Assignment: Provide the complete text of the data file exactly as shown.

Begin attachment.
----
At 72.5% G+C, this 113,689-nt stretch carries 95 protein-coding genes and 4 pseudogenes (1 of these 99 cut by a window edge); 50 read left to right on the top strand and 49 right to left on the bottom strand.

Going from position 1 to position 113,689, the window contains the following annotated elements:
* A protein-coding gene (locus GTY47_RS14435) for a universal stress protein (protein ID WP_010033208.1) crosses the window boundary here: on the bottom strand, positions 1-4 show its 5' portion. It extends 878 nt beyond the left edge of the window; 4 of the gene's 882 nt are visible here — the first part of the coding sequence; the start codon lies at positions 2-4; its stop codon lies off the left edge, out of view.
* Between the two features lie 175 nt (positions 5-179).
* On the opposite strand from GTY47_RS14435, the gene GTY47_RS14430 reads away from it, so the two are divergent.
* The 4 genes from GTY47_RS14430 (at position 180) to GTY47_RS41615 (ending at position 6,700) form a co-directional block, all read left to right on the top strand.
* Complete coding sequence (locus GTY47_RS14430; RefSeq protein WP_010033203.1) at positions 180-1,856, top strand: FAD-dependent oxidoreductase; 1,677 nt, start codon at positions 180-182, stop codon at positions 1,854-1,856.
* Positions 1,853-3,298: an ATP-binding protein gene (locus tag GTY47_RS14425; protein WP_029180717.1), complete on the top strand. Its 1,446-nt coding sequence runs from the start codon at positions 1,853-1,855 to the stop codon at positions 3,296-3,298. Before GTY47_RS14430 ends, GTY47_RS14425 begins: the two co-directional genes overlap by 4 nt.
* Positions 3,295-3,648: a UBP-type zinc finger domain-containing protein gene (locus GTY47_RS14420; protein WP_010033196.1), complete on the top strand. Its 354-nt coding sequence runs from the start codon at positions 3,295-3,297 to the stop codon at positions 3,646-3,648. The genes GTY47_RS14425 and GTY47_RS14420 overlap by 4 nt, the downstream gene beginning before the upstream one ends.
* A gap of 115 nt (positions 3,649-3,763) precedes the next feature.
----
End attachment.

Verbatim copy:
At 72.5% G+C, this 113,689-nt stretch carries 95 protein-coding genes and 4 pseudogenes (1 of these 99 cut by a window edge); 50 read left to right on the top strand and 49 right to left on the bottom strand.

Going from position 1 to position 113,689, the window contains the following annotated elements:
* A protein-coding gene (locus GTY47_RS14435) for a universal stress protein (protein ID WP_010033208.1) crosses the window boundary here: on the bottom strand, positions 1-4 show its 5' portion. It extends 878 nt beyond the left edge of the window; 4 of the gene's 882 nt are visible here — the first part of the coding sequence; the start codon lies at positions 2-4; its stop codon lies off the left edge, out of view.
* Between the two features lie 175 nt (positions 5-179).
* On the opposite strand from GTY47_RS14435, the gene GTY47_RS14430 reads away from it, so the two are divergent.
* The 4 genes from GTY47_RS14430 (at position 180) to GTY47_RS41615 (ending at position 6,700) form a co-directional block, all read left to right on the top strand.
* Complete coding sequence (locus GTY47_RS14430; RefSeq protein WP_010033203.1) at positions 180-1,856, top strand: FAD-dependent oxidoreductase; 1,677 nt, start codon at positions 180-182, stop codon at positions 1,854-1,856.
* Positions 1,853-3,298: an ATP-binding protein gene (locus tag GTY47_RS14425; protein WP_029180717.1), complete on the top strand. Its 1,446-nt coding sequence runs from the start codon at positions 1,853-1,855 to the stop codon at positions 3,296-3,298. Before GTY47_RS14430 ends, GTY47_RS14425 begins: the two co-directional genes overlap by 4 nt.
* Positions 3,295-3,648: a UBP-type zinc finger domain-containing protein gene (locus GTY47_RS14420; protein WP_010033196.1), complete on the top strand. Its 354-nt coding sequence runs from the start codon at positions 3,295-3,297 to the stop codon at positions 3,646-3,648. The genes GTY47_RS14425 and GTY47_RS14420 overlap by 4 nt, the downstream gene beginning before the upstream one ends.
* A gap of 115 nt (positions 3,649-3,763) precedes the next feature.